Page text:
Week of July 10, 2009

TED Talk: The design genius of Charles + Ray Eames by Eames Demetrios

  • Paul C

    I too like the revised schedule. It affords more time for discussion and thought. Having the discussion continue into the weekend was nice too.

    With respect to the evolutionary/unfolding approach to design, I agree that time spent designing within the actual space can result in a better end product, however the realist in me would caution that the “market” if you will, is unfortunately not typically setup in that matter. Finding a “good” contractor who is open to working through the details as the home is under construction can potentially add to the costs involved. Like cc builders, a lot of contractors are built for speed. Don’t take me wrong, I am not suggesting this shouldn’t be the approach sought, I am only suggesting that for those who do, they should be aware of the potential implications. As you said in your report, “…within our own practice we’ve been trying to do (this approach) for many years” , what has been your experience?

    Alternatively, with the visualization capabilities of the software available these days, much more concept refinement/evolution can occur prior to construction then what was possible only a few years ago. It will never replace however, actually experiencing the space.

    This is a link to a brief 2005 NPR interview with Alexander for those interested.


    Have a nice weekend.

  • John Brown

    Thanks for the link to the NPR interview. It should be a good introduction for those viewers who are not familiar with his work.

    I agree with your statement about the “built for speed” model of typical contractors. In fact, I would take it further and say that this model is unavoidable if costs are to be kept even somewhat in line and affordable.

    Although our firm (housebrand) has incorporated construction management into our architectural practice, I don’t think that this is the only way to achieve the kind of iterative process that Alexander suggests. In my experience just having the contractor involved as a “consultant” during the design process and then having the architect or designer really engaged in a meaningful way during construction works well. This later step is really dependent on the mindset of the contractor and the client. The norm in residential construction is for the drawings to be “just a suggestion” that the contractor uses, as they see fit, to actually make the house. I think that fixing just this one issue would go a long way to realistically getting closer to Alexander’s goal.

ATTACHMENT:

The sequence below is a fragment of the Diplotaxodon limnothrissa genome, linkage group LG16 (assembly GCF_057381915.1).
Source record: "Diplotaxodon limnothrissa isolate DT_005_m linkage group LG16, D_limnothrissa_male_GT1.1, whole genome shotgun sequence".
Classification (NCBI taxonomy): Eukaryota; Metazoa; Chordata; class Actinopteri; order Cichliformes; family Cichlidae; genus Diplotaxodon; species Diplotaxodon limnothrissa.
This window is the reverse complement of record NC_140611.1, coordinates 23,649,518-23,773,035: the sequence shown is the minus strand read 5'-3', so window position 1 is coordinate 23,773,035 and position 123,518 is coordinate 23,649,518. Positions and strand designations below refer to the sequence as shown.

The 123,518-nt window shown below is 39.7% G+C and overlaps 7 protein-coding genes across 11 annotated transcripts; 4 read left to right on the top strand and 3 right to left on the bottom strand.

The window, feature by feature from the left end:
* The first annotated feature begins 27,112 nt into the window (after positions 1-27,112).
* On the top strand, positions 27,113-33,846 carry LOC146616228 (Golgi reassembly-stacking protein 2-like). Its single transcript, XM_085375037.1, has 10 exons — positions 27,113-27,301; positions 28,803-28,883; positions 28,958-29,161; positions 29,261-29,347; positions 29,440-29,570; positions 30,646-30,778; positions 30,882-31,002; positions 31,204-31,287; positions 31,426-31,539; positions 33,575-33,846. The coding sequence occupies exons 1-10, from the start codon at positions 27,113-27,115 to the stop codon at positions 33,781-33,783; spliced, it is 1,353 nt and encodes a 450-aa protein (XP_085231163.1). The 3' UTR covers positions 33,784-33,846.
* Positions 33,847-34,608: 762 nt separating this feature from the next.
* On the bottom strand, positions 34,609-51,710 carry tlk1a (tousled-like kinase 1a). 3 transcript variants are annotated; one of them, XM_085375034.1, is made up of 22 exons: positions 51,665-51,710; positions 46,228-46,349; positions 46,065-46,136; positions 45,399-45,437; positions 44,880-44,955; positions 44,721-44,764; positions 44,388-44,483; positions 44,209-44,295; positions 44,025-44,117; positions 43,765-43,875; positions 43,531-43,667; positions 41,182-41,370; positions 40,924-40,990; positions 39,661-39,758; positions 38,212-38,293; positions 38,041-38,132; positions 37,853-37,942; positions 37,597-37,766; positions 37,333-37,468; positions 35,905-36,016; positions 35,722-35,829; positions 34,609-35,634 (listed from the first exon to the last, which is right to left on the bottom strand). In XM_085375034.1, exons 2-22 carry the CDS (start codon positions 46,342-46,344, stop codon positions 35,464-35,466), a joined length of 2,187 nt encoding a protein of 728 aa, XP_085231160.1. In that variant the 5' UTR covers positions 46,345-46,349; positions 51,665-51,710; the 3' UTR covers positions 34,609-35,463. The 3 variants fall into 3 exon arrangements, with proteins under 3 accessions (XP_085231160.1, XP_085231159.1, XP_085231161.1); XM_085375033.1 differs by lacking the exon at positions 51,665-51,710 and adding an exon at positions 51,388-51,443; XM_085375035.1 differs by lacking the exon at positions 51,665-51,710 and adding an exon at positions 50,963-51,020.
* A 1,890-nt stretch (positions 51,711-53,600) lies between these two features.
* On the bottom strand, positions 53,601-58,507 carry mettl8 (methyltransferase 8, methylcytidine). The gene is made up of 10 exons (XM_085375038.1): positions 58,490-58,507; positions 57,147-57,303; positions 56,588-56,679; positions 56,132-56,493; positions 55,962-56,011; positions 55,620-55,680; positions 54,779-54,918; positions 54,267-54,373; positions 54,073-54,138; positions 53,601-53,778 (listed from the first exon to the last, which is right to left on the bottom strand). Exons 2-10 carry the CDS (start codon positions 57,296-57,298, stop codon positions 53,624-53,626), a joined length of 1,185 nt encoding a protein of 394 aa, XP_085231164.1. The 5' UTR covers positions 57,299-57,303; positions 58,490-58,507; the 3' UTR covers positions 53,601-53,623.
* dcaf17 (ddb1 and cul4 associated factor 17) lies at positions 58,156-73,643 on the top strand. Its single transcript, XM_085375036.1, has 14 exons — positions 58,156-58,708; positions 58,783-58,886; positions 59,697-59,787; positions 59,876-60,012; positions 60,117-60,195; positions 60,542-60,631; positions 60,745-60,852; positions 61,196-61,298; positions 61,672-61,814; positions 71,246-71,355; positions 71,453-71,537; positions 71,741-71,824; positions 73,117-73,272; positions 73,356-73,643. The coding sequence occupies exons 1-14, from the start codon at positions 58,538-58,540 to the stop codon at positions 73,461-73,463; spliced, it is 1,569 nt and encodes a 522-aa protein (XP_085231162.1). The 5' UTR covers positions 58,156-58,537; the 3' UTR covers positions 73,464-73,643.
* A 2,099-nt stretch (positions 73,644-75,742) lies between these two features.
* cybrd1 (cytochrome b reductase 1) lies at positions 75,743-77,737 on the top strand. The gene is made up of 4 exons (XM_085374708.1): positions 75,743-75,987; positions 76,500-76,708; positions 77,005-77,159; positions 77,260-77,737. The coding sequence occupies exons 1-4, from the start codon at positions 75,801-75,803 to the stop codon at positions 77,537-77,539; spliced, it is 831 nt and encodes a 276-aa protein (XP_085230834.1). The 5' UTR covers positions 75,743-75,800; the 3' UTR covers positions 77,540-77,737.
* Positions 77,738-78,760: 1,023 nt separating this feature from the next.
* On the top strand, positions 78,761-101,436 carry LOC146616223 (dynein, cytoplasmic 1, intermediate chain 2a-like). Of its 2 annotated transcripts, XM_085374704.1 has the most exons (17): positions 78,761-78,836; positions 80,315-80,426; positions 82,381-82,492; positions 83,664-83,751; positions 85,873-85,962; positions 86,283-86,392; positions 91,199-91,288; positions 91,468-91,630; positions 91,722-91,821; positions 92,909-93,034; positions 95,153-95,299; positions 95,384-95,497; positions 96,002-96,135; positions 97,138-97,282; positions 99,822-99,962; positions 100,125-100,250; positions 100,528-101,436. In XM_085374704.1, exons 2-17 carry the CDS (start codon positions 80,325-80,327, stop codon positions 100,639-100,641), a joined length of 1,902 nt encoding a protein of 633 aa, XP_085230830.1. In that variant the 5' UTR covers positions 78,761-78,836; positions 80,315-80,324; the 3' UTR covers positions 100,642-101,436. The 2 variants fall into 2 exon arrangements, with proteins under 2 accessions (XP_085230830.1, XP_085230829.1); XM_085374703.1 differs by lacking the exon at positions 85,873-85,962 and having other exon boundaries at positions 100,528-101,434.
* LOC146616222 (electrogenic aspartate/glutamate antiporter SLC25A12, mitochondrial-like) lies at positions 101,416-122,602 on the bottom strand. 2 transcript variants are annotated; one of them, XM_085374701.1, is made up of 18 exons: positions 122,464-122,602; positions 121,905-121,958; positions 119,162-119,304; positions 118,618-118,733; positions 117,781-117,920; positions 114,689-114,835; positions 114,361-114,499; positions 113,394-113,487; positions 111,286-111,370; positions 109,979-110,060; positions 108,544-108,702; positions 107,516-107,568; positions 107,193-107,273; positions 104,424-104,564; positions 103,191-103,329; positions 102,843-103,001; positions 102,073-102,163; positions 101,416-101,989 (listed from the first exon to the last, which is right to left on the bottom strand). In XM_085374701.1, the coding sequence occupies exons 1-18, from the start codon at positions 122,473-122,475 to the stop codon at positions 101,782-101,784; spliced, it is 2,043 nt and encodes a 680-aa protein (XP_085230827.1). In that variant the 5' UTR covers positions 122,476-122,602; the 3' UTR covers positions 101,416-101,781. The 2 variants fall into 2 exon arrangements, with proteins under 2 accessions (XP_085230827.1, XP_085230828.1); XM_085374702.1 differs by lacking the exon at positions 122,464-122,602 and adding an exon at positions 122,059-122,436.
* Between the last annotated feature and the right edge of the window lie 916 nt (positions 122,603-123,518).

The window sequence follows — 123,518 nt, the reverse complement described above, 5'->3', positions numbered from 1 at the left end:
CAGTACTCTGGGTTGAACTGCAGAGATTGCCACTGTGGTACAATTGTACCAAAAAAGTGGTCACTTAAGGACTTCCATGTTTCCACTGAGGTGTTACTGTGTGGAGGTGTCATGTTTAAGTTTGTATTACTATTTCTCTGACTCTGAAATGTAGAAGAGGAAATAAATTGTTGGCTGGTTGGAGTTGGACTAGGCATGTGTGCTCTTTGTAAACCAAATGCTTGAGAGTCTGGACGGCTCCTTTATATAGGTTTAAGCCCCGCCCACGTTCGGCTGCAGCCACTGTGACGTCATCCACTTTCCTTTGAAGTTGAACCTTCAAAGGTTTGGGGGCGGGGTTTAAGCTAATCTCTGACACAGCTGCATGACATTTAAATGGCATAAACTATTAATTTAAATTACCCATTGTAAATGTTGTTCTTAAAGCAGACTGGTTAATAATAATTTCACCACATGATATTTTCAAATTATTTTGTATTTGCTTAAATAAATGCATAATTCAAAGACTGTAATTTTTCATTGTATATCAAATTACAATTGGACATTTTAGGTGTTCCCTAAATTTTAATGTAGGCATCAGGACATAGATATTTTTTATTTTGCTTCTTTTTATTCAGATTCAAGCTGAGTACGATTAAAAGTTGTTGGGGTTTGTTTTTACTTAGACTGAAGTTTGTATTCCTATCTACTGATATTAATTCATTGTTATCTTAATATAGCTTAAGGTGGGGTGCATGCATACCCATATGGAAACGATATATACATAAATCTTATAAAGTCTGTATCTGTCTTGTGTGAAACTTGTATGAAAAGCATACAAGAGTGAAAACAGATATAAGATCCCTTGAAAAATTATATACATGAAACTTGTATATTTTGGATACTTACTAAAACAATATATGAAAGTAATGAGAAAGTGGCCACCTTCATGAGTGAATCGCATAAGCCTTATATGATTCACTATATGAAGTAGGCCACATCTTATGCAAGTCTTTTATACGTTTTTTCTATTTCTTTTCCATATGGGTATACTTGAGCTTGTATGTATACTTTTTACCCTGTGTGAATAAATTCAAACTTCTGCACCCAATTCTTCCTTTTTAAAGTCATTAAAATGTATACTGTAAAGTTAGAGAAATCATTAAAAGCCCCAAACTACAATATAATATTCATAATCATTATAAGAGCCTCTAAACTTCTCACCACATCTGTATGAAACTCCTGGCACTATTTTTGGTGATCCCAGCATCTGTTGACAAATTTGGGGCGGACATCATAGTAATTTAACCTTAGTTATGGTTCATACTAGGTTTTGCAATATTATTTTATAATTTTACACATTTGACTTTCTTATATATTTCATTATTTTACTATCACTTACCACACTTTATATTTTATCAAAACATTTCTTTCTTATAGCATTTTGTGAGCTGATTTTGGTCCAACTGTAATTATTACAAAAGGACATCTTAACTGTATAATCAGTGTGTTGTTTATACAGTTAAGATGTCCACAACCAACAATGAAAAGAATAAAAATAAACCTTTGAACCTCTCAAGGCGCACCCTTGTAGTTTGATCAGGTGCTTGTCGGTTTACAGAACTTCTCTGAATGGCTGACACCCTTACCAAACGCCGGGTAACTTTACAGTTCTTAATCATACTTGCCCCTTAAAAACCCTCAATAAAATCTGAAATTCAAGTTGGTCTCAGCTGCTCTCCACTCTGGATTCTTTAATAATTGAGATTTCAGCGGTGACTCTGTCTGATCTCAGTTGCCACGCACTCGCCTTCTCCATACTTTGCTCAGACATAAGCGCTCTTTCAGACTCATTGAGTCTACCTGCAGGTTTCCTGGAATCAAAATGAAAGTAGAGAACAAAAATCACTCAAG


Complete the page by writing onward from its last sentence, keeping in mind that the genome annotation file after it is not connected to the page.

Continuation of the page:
• Paul C

    Thanks for comments. I agree that residential drawings these days have taken on a somewhat unfortunate status. Too much in line with the philosophy of speed. One of my pet peeves is the over used phrase “..it’s easy to make it work on paper”, frankly it’s an insult. The best definition I have found for architect is “master builder”. Drawings should be a representation of the definition.

  • Brad W


    Thanks for sharing the TED talk on Charles and Ray Eames. Their range of accomplishment and insight makes an impression.

  • John Brown

    I agree. If you think of the drawings as a re- presentation of the idea, then the design becomes a more fluid thing that can react to changes, contingencies, opportunities. This much more useful than the more common definition of the design drawing as a static thing that is issued and then quickly becomes irrelevant.

    Fortunately, digital technologies are helping out with this – but I also agree that the age old master builder ideal still works.

  • John Brown

    I am glad you enjoyed the clip. I think that Charles and Ray Eames have a lot to offer right now. In some ways it is too bad that their mid century modern furniture has become so stylish and chic. I think that this can undermine their much more significant messages. As you quite rightly say, it is both their accomplishments AND their insights that we can learn from.

  • Grace

    I enjoyed the clip and support the idea of design as a life skill. Aesthetic considerations humanize us, our environment, and our relations with others.

  • John Brown

    Well said.

    Too often, however, “aesthetic consideration” is misinterpreted as “style” and design is reduced to marketing. Like other mid century modernists, the Eames’ believed in a much more holistic idea of design.

    As Charles said in the video ” The extent to which you have a design style is the extent to which you have not solved the problem”.

    It is ironic that their furniture has come to embody the “style of modernism” in popular culture.

  • Jim Argeropoulos

    I listened to the Alexander interview. It was interesting from a few points.
    First: I do software for a living and our community has picked up the “pattern” idea and tweaked it some. Our version is rumored to be not all that true to Alexander’s ideas.
    Second: His discussion of repeating windows made me think of something I read recently by Malcolm Wells
    “Keyhole views, like gold and silver, are valued because of their limited supply. There’s a window at Frank Lloyd Wright’s famous Fallingwater House that must not be more than a foot or a foot and ahalf square, and yet it is the most memorable window in that partly glass house becaue the master arranged his spaces in such a way that the visitor is lead to that window and made to appreciate the stunning view it frames.”
    I come to this site to learn about what it takes to make such choices, to see the mistakes in the least expensive form, ones others have made, to see the successes illustrated for me, to hear what the foundational good principles are, and to enjoy the discussion about what people appreciate.
    Thanks to all of you, I learn more each week.